Nipple adenoma

Last revised by Dr Patrick J Rock on 13 May 2021

Nipple adenoma is a rare, benign breast lesion which often mimics a malignancy

Patient presents with bloody discharge from an ulcerated and painful nipple in one breast. There is itching associated with this lesion. Symptoms may show variation with the menstrual cycle. There may be enlargement of the nipple and sometimes a mass may be palpated.

Can occur in any age group but most often seen in the age group of 40-50 years. It is seen in both females and males (<5%).

A well circumscribed and unencapsulated lesion.

Glands with stromal fibrosis and epithelial hyperplasia.

Usually small in size lesions, which are not picked up on ultrasound. If seen they are seen as an indistinct mass in the region of the nipple.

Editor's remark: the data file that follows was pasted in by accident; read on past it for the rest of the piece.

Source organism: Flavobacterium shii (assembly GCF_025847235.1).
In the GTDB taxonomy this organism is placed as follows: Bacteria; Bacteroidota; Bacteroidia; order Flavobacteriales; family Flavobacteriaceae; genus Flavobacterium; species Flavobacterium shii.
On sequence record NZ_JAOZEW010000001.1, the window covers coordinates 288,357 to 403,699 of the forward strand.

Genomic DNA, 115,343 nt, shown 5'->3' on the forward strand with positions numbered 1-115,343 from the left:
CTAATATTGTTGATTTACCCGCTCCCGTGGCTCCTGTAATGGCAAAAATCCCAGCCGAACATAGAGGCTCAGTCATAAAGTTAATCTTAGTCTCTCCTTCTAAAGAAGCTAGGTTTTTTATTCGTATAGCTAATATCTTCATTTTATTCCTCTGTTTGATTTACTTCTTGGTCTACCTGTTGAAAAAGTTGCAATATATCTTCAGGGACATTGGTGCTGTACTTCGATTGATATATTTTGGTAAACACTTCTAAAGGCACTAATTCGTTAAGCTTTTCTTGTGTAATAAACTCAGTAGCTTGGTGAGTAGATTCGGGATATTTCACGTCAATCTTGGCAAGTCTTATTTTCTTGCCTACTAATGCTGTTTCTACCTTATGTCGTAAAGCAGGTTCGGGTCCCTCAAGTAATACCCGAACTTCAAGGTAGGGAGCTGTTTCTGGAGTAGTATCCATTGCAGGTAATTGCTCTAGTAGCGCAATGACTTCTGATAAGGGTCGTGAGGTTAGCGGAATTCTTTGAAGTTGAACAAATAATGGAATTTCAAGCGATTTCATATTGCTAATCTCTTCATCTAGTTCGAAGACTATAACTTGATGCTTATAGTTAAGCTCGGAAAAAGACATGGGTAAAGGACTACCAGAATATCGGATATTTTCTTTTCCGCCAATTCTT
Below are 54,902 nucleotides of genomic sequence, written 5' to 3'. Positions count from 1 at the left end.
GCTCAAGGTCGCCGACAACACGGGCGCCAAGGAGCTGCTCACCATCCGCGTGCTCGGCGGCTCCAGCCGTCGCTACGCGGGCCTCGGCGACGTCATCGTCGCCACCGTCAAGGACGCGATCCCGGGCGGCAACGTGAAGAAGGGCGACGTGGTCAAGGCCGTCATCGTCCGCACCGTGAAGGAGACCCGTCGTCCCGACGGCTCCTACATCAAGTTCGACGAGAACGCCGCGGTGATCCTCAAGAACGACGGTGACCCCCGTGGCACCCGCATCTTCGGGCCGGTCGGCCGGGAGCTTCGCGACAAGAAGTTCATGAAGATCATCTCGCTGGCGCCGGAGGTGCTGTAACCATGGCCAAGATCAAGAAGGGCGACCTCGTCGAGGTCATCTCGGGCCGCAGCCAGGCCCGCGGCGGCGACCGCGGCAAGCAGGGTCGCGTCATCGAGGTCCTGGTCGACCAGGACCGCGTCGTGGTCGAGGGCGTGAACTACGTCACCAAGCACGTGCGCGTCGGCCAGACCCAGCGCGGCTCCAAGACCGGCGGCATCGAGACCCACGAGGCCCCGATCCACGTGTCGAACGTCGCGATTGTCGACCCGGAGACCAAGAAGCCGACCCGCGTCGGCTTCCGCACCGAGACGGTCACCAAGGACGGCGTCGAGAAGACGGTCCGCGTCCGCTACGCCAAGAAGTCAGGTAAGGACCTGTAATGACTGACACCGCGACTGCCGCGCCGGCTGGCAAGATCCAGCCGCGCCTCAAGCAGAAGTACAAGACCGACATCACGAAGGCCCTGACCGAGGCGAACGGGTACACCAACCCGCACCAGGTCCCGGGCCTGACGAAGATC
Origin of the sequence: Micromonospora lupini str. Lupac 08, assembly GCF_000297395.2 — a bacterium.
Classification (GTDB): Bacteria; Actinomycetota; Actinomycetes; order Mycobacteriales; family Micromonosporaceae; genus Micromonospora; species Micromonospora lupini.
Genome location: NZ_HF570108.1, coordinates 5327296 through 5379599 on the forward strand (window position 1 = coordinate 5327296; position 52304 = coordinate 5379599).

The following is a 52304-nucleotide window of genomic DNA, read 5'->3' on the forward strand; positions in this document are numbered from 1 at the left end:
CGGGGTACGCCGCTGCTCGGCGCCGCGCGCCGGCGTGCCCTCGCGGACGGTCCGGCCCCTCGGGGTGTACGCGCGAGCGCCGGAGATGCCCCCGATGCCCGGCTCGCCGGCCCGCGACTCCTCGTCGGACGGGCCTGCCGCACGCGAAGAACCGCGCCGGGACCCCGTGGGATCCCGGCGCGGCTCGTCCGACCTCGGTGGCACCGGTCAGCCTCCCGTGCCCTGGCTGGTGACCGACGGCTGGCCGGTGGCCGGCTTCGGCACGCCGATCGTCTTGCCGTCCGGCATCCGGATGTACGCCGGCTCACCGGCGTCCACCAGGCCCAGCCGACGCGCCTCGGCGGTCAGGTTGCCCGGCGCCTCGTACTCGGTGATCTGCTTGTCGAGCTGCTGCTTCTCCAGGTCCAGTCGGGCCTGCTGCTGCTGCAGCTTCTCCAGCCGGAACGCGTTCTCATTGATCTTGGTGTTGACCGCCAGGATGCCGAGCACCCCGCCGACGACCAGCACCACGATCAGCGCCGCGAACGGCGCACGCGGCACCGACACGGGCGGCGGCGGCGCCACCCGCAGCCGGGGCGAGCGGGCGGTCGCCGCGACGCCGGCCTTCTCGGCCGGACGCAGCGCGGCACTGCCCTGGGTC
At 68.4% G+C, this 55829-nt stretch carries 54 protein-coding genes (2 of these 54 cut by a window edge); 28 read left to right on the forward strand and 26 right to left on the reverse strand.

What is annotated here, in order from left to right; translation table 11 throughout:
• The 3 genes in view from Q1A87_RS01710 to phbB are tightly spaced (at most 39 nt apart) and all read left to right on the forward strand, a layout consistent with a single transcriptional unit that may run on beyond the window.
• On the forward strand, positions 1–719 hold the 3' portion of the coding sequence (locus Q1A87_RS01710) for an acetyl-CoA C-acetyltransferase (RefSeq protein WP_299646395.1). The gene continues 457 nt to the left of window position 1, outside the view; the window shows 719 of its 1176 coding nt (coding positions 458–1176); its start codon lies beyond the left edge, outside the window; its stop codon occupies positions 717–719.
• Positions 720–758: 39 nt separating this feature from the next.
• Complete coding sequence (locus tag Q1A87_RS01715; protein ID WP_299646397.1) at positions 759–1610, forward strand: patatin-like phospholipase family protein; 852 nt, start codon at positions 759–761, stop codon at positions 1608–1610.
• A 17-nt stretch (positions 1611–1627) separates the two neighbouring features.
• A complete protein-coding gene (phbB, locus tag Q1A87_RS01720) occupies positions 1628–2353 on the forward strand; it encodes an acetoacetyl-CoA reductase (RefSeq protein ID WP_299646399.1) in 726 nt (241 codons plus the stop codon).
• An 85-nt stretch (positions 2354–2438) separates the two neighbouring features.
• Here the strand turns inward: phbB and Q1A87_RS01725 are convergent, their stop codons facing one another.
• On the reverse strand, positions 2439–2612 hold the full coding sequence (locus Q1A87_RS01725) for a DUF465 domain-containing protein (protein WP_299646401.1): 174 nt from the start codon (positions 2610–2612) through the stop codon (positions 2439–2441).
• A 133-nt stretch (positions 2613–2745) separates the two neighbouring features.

Mostly seen as a small (0.5 -1.5 cm),  well-circumscribed nodule in the superficial part of the nipple with homogeneous echogenicity. On Doppler these lesions are hypervascular. Doppler sonography may also aid in diagnosis since most of these entities are hypervascular. 

It is believed to be a premalignant lesion. Complete excision with a narrow rim of uninvolved breast tissue is adequate treatment.

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Cases and figures

  • Case 1- mammo
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  • Case 1- MRI
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